by Steve Bennett
We all know the old
"message in a bottle" motif from books, TV
shows, and movies: sailor survives shipwreck and
washes up on deserted island; stuffs message in
bottle; floats bottle out to sea; then waits for
someone to rescue him. His effort, of course, is
symbolic the odds of someone's finding his plea for
help, let alone locating the remote island, are
astronomically small. In literature and the cinema,
such low odds don't matter; in the world of corporate
communications, getting your messages delivered and
heard is the only thing that counts.
companies today follow the venerable "shipwrecked
sailor model" when they deal with the media. In
essence, they float a bottle filled with vague or
convoluted messages that have little chance of leading
journalists or editors anywhere. Some companies don't
prepare message points at all for media engagements
they just assume it suffices to tell their story and
see what, if anything, washes ashore. Often, little or
nothing worthwhile does.
Why do companies so
often miss the messaging boat? Based on my experience
as a corporate media trainer, I believe two types of
thinking are the major culprits:
1. That's Not My
Department's Message. A lack of consensus is one of
the biggest impediments to developing company-wide
messaging. "We don't have any messages yet,
because we can't agree on which ones are the 'right'
ones," is a common lament, especially in
organizations plagued by turf wars or the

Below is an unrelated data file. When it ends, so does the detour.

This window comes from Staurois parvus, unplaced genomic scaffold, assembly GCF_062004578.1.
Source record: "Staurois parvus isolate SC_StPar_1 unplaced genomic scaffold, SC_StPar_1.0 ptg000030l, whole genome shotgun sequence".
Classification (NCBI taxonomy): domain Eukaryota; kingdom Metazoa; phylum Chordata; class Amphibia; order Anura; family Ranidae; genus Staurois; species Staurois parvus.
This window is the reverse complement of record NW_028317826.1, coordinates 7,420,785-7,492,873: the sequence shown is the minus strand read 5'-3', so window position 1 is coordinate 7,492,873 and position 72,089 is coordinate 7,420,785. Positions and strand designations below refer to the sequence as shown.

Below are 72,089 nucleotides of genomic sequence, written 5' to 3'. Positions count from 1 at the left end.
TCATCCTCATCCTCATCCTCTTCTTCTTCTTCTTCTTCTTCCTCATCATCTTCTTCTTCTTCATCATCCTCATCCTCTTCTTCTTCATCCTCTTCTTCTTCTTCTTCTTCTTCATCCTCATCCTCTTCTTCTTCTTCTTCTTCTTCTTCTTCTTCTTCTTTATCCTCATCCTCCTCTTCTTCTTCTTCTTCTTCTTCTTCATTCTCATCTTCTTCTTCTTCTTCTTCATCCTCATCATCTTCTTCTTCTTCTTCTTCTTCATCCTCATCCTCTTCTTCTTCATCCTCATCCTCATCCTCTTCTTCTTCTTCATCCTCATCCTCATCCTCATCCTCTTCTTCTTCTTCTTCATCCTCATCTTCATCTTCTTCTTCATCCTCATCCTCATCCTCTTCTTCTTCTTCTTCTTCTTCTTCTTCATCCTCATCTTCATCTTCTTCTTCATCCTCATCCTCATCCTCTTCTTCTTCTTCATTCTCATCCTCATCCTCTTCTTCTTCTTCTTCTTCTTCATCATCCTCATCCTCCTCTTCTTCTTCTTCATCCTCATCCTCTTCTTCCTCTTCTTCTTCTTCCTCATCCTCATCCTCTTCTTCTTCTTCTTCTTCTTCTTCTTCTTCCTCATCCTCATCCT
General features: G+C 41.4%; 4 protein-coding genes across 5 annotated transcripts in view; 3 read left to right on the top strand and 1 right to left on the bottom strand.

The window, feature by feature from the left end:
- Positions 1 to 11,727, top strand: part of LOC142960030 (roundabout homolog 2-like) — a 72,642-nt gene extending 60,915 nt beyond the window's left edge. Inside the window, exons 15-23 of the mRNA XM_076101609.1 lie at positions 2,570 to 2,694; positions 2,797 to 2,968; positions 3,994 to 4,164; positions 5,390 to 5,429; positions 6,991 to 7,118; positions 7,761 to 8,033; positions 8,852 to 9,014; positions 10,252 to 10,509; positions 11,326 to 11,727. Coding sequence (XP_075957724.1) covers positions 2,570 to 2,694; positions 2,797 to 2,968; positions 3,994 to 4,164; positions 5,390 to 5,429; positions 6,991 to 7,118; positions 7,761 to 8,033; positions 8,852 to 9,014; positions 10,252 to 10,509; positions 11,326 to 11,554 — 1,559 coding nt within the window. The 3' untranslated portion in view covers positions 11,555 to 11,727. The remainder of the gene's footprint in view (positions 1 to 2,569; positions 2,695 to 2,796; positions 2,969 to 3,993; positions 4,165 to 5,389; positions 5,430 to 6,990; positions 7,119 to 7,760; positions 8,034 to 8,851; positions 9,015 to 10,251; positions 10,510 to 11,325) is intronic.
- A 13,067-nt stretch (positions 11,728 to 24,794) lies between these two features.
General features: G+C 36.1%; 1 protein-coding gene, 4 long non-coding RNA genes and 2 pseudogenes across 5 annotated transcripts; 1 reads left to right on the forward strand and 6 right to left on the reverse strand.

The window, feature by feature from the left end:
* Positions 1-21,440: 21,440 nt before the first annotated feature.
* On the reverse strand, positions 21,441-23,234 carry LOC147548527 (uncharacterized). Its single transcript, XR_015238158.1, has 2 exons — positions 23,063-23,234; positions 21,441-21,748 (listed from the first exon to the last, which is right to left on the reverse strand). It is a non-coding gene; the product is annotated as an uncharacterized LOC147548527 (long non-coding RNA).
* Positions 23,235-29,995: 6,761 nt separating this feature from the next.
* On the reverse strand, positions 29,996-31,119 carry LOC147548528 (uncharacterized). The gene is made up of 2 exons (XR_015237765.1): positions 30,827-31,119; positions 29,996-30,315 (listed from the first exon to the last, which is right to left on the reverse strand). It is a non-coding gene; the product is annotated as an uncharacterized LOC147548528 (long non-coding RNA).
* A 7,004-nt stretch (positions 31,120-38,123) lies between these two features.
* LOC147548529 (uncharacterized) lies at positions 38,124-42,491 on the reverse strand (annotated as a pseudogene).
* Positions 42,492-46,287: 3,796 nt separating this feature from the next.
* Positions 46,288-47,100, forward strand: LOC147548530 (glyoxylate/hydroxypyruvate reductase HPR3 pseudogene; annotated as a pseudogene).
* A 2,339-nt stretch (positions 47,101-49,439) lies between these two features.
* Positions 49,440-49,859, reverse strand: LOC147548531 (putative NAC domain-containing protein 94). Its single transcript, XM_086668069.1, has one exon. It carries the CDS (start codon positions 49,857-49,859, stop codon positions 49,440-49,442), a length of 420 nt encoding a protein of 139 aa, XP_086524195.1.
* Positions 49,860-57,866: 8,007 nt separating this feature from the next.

show-stopping "Not Invented Here" syndrome.
A variation on this
theme is that separate divisions or departments may
have their own proprietary message points and act as
independent fiefs when dealing with journalists and
editors. At best, this leads to inconsistent
messaging; at worst, it results in confusion on the
part of the media.
2. Let's Give 'em
the Works. Many companies, especially those
engaged in complex technological pursuits, assume that
journalists and editors need — and want — to know
all there is to know about their products and
services, and that the message is … everything!
Spokespeople for these companies often overwhelm
interviewers with a "core dump," leaving it
up to the journalists to figure out what's important.
This often frustrates members of the media and
diminishes a company's chances of getting its most
important points into print.
How can you avoid
these messaging pitfalls? I strongly recommend that
you sit down with your colleagues and PR experts, call
a truce on turf wars, and hammer out the most
important ideas that you want to convey to the media.
As you brainstorm, keep in mind that good messaging
includes a few succinct points that can be delivered
as sound bites. Good messaging also:
positions your company within its market segment.
- Paints a cohesive
picture of your company's main strengths,
capabilities, and competitive advantages (without
sales hype, which the media tunes out).
- Captures your
unique value propositions (again, without sales
- Provides an
instant snapshot of what your company stands for
and where it's headed in the future.
As you learn the art
and science of messaging, your spokespeople will be
able to more effectively navigate their way through
oceans of media interviews. And they should find it
clear sailing ahead.
Steve Bennett is a Cambridge, Massachusetts-based media trainer who specializes in helping spokespeople of technology and science companies deliver effective strategic messages to: the trade, business, and consumer media; analysts; stakeholders; and the public. You can reach him at firstname.lastname@example.org or by calling 617-492-0442.
Copyright © 1998-2005 Steve Bennett. Permission is granted to reprint this article in whole or in part, provided that you attribute the material to Steve Bennett, Media Mentor (email@example.com).